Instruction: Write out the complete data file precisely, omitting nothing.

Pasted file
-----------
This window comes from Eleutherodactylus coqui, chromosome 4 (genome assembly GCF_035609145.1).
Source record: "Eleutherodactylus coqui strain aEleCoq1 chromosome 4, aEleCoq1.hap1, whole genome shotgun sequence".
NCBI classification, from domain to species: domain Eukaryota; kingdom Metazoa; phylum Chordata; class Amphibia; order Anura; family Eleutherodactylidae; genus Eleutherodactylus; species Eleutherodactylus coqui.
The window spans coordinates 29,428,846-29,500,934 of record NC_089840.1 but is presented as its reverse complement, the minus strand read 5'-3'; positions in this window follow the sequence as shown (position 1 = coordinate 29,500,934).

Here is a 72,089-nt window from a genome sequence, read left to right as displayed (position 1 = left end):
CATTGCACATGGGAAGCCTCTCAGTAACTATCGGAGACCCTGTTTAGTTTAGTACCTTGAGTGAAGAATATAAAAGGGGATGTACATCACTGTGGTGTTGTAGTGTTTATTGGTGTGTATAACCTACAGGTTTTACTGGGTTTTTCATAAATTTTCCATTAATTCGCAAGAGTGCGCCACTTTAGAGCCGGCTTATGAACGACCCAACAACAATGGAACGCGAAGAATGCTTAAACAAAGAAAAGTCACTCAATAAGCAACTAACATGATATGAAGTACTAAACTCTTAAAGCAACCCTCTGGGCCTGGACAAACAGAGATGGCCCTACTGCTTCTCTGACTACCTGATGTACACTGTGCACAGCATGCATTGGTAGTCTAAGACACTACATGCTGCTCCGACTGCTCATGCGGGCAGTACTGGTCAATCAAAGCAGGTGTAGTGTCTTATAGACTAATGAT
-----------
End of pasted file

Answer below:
This window comes from Eleutherodactylus coqui, chromosome 4 (genome assembly GCF_035609145.1).
Source record: "Eleutherodactylus coqui strain aEleCoq1 chromosome 4, aEleCoq1.hap1, whole genome shotgun sequence".
NCBI classification, from domain to species: domain Eukaryota; kingdom Metazoa; phylum Chordata; class Amphibia; order Anura; family Eleutherodactylidae; genus Eleutherodactylus; species Eleutherodactylus coqui.
The window spans coordinates 29,428,846-29,500,934 of record NC_089840.1 but is presented as its reverse complement, the minus strand read 5'-3'; positions in this window follow the sequence as shown (position 1 = coordinate 29,500,934).

Here is a 72,089-nt window from a genome sequence, read left to right as displayed (position 1 = left end):
CATTGCACATGGGAAGCCTCTCAGTAACTATCGGAGACCCTGTTTAGTTTAGTACCTTGAGTGAAGAATATAAAAGGGGATGTACATCACTGTGGTGTTGTAGTGTTTATTGGTGTGTATAACCTACAGGTTTTACTGGGTTTTTCATAAATTTTCCATTAATTCGCAAGAGTGCGCCACTTTAGAGCCGGCTTATGAACGACCCAACAACAATGGAACGCGAAGAATGCTTAAACAAAGAAAAGTCACTCAATAAGCAACTAACATGATATGAAGTACTAAACTCTTAAAGCAACCCTCTGGGCCTGGACAAACAGAGATGGCCCTACTGCTTCTCTGACTACCTGATGTACACTGTGCACAGCATGCATTGGTAGTCTAAGACACTACATGCTGCTCCGACTGCTCATGCGGGCAGTACTGGTCAATCAAAGCAGGTGTAGTGTCTTATAGACTAATGAT